The African Union turns ten: time for a reality check*

An image of the 17th African Union Summit held last year in Malabo, Equatorial Guinea (Photo: Embassy of Equatorial Guinea)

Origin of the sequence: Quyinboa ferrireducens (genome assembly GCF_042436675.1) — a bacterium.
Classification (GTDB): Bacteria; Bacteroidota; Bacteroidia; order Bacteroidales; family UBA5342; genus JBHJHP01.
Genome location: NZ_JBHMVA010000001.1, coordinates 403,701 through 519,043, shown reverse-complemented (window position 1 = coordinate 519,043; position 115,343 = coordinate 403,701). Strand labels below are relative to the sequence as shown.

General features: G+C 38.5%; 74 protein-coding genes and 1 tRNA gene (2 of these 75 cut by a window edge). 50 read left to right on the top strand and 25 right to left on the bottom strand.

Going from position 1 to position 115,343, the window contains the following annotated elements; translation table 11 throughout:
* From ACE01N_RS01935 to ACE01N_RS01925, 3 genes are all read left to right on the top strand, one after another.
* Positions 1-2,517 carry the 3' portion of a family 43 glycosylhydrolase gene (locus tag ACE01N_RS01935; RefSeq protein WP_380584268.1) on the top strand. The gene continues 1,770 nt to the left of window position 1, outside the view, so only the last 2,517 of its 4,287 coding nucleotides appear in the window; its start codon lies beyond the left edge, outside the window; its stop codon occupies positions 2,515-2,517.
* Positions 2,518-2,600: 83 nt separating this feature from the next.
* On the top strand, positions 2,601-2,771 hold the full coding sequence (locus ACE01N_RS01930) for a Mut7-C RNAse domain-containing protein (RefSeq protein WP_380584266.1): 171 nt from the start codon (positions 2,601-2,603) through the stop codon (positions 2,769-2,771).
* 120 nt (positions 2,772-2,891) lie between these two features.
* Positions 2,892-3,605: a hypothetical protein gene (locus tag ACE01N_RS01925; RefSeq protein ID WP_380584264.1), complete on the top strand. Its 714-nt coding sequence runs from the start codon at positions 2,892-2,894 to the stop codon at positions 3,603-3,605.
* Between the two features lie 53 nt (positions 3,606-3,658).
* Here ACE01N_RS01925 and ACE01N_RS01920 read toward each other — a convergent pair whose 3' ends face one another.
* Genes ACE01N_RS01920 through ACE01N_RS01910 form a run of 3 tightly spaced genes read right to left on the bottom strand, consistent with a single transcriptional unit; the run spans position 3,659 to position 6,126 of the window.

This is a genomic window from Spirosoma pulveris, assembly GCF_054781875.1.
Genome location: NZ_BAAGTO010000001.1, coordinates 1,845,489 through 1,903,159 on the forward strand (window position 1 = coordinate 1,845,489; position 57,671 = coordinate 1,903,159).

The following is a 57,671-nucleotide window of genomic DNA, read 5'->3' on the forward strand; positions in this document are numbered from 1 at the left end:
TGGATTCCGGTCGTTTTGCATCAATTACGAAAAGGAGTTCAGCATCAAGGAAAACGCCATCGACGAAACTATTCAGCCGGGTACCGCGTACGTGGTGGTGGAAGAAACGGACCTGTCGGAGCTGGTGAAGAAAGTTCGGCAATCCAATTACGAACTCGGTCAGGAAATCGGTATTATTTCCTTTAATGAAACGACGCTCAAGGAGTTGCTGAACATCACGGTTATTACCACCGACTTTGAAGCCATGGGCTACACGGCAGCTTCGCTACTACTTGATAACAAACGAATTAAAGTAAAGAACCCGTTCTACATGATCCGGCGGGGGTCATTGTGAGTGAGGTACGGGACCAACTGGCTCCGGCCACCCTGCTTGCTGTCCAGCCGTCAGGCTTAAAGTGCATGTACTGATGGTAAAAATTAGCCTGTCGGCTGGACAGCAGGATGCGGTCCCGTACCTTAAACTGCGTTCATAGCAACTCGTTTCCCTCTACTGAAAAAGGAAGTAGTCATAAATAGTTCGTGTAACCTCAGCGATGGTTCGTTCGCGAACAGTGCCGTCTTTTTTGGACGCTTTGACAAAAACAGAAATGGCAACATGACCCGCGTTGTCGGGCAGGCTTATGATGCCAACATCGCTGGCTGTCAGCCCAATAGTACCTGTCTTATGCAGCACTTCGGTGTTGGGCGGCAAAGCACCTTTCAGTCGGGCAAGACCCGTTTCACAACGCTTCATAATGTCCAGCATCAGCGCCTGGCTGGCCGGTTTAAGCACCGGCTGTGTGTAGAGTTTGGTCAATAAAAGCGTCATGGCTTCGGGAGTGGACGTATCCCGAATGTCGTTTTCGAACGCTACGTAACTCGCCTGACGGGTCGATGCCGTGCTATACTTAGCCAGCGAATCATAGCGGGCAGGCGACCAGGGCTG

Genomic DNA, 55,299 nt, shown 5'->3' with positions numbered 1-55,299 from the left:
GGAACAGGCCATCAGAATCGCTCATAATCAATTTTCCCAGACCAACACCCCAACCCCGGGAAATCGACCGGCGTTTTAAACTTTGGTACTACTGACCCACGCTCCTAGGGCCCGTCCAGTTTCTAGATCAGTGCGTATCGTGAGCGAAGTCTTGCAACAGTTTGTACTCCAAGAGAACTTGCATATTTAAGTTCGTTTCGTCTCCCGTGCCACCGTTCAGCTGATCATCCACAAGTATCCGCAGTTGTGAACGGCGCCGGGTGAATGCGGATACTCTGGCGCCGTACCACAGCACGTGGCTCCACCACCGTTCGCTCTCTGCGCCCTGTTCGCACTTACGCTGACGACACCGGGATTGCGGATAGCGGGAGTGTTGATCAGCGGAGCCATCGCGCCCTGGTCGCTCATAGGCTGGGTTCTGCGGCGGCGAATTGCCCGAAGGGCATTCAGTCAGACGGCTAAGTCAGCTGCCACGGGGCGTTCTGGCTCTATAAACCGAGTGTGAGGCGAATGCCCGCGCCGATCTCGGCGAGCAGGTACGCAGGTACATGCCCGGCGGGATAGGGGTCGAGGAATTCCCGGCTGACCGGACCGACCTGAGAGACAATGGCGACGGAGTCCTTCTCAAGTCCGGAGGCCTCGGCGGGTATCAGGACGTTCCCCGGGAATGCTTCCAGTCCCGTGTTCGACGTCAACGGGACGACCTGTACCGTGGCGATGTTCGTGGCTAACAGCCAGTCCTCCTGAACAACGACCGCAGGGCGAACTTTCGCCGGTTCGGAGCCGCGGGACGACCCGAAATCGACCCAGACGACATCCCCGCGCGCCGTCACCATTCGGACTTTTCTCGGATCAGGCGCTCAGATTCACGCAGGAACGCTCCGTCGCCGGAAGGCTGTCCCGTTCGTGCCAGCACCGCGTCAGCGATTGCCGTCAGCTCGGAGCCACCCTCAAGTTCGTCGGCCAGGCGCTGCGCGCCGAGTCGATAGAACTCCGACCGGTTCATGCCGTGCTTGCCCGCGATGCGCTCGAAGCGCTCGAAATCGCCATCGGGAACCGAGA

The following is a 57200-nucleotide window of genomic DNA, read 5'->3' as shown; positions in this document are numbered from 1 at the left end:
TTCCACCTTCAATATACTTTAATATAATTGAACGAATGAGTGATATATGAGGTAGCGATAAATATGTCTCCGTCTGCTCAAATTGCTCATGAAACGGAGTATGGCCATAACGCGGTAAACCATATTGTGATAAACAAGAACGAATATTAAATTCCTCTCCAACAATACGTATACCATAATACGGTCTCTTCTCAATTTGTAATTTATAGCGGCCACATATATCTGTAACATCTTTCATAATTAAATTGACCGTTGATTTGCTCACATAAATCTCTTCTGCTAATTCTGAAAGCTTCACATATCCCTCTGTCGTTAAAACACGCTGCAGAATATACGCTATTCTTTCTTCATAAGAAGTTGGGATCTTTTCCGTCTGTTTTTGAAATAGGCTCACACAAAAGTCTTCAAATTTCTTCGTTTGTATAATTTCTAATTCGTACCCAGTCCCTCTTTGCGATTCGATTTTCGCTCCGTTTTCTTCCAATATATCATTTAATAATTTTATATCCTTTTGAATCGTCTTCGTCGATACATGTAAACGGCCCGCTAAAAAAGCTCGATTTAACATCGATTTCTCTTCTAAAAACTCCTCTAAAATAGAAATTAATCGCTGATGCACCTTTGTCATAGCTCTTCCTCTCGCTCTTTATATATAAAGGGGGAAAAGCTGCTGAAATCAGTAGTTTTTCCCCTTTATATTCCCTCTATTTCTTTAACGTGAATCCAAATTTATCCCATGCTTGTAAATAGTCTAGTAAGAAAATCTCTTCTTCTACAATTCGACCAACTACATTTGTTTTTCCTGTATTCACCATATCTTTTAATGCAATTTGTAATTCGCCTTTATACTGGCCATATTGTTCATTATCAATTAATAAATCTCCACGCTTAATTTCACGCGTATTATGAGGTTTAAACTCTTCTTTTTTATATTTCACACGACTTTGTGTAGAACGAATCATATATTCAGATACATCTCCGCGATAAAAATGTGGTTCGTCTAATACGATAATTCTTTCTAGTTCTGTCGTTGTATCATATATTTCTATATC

The 19th African Union Summit starts today, coinciding with the tenth anniversary of the pan-continental body. Despite this symbolism, African leaders will most likely close the summit next Monday with an anti-climatic message that will be met with a collective yawn across Africa. They may even fail – for the second time – to elect a new head the African Union Commission. An underwhelming performance that contrasts with events across the continent: South Sudan, Africa’s newest country, also turns one today amidst important development and security challenges. Egypt and Senegal have overcome domestic turmoil and peacefully elected new Presidents, and Libya just held its first elections in over 60 years. Less positive developments are also visible in Nigeria, increasingly threatened by terrorism; eastern DRC, where conflict has flared up; and Mali, where a coup d’état back in Marchled to the country’s partition.